Friday, February 28, 2014

Anonymous Friends

       I met a nice lady in town, but I forgot her name. She forgot mine as well. We still recognized each other in passing. Our greetings rang fondly, and the illusion that we were strangers disintegrated. Mid-hello, we experienced our discussion on forgetfulness again. We felt like we were reunited refugees. Once, we gutted our past together and displayed the innards. Then, we doctored them with laughter.

         The specifics escape me, but I know this: hyper honesty dove forward, before our hesitation could calculate the jump. Somewhere, we exchanged our names automatically, but our ears listened to our joined fogginess instead.

         I was her son without the discipline.

         She was my mother without the responsibility. 

         We’re friends minus the buildup.

        Kinship’s engrained, and often reserved. A friendship’s already activated, when 
worlds dissolve by shared words. Life’s just a reference.

“What’s your name again... again?” And she laughed. 

Submmited by Steven Leonardo Clifford

The Doctor and Cocaine

When we were young my wife and I belonged to a group of people who liked to cook and who held rotating dinner parties.  Once in a while we would be the hosts, other times we went to someone else's home.  We met an eclectic group of people, as the guests were never the same twice in a row.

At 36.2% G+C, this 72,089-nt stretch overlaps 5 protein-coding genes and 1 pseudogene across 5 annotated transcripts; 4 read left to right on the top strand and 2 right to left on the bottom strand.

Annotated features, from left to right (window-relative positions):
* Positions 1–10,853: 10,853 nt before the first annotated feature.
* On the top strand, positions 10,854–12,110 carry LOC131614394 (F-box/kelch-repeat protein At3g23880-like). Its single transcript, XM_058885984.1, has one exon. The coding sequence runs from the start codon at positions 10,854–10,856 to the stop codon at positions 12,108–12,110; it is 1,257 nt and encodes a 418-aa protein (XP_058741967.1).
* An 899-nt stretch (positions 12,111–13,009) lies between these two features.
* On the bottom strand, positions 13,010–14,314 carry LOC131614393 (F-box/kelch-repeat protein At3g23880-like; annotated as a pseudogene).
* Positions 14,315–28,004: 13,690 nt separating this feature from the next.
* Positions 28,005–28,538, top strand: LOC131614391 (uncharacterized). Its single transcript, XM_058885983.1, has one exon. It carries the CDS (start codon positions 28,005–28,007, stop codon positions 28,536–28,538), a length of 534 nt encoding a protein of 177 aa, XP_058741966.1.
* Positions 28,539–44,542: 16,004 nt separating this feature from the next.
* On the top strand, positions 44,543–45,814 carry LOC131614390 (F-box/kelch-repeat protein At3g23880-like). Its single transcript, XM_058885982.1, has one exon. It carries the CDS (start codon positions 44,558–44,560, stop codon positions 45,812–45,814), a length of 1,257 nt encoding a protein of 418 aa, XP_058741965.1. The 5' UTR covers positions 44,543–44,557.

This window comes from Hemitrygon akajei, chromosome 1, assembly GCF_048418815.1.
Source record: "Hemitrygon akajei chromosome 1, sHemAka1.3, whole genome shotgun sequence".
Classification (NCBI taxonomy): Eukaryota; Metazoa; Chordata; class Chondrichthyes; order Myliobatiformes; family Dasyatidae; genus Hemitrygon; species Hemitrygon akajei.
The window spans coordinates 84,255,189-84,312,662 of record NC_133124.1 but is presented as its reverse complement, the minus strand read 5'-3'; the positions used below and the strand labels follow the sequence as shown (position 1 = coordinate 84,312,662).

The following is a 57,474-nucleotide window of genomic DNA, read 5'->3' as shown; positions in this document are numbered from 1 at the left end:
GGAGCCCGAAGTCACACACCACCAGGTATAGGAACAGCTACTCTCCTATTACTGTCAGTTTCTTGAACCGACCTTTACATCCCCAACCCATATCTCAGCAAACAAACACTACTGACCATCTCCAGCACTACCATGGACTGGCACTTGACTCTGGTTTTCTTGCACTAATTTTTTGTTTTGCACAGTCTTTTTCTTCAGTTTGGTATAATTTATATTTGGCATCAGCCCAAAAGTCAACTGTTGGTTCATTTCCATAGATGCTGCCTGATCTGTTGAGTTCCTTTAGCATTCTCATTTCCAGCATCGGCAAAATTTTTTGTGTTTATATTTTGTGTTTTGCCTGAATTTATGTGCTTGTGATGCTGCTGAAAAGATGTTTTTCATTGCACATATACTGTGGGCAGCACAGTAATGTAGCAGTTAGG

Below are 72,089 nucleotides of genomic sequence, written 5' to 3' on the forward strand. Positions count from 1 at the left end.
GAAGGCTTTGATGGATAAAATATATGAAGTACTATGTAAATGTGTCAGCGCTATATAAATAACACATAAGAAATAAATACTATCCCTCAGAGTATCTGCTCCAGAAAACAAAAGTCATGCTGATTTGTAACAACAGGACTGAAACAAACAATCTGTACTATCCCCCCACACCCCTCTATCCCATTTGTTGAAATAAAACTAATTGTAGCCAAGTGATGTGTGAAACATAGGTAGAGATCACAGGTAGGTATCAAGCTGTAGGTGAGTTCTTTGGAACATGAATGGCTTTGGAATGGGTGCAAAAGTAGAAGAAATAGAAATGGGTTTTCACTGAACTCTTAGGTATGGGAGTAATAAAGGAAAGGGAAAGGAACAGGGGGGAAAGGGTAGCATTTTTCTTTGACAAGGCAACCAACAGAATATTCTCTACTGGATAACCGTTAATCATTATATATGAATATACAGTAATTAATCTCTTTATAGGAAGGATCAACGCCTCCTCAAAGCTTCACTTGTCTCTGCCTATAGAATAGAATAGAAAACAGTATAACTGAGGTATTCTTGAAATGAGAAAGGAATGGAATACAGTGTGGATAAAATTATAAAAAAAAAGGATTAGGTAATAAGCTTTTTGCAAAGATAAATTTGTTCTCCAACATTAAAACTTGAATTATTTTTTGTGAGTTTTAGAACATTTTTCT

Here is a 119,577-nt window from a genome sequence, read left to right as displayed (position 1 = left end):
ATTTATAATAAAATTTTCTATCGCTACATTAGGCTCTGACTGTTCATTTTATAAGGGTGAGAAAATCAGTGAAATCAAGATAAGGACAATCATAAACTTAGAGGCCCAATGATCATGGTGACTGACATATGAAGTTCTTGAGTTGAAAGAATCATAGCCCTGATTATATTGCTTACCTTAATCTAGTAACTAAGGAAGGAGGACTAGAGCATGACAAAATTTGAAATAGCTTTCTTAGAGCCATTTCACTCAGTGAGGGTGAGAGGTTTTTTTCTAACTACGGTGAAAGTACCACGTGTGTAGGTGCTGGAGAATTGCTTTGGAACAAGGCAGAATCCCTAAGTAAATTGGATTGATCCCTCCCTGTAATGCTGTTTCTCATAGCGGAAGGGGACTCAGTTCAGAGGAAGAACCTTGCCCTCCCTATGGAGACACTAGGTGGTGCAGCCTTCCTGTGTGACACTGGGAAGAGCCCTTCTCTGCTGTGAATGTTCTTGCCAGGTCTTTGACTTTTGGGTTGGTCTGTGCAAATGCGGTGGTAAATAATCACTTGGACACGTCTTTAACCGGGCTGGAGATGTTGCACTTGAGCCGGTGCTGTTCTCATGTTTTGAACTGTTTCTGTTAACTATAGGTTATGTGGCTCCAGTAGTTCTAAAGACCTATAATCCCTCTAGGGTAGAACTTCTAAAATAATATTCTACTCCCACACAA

We met a retired doctor once; a man who was at the same time elderly and in the prime of his life.  He told us about the "good old days" when he went to med school, and took cocaine to cram for exams during "all-nighters."  I had heard that during another time in history, Coca Cola actually contained cocaine.  This man had grown up when using cocaine wasn't illegal and was often used as a stimulant.

He went on to tell us about his first practice.  He moved to a rural village which I won't name here, although he told us where it was.  In his first six months he had seen numerous patients with deviated septums, that is, a hole in the membrane that separates one's left and right nostrils.  In med school he had been trained that this was the number one indicator that the patient was abusing cocaine, snorting so much that it was burning a hole through the septum.

His puzzlement wasn't in the condition, but the patients.  This was a farming community and the people lived a simple, basic life that might involve a little drinking but surely not cocaine abuse.  He went on to tell us that after a couple more months he figured the mystery out.  Gesturing to his nose with his index finger he indicated that the people hadn't burned a hole through their nose, they'd simply picked their noses over and over until they'd picked right through them!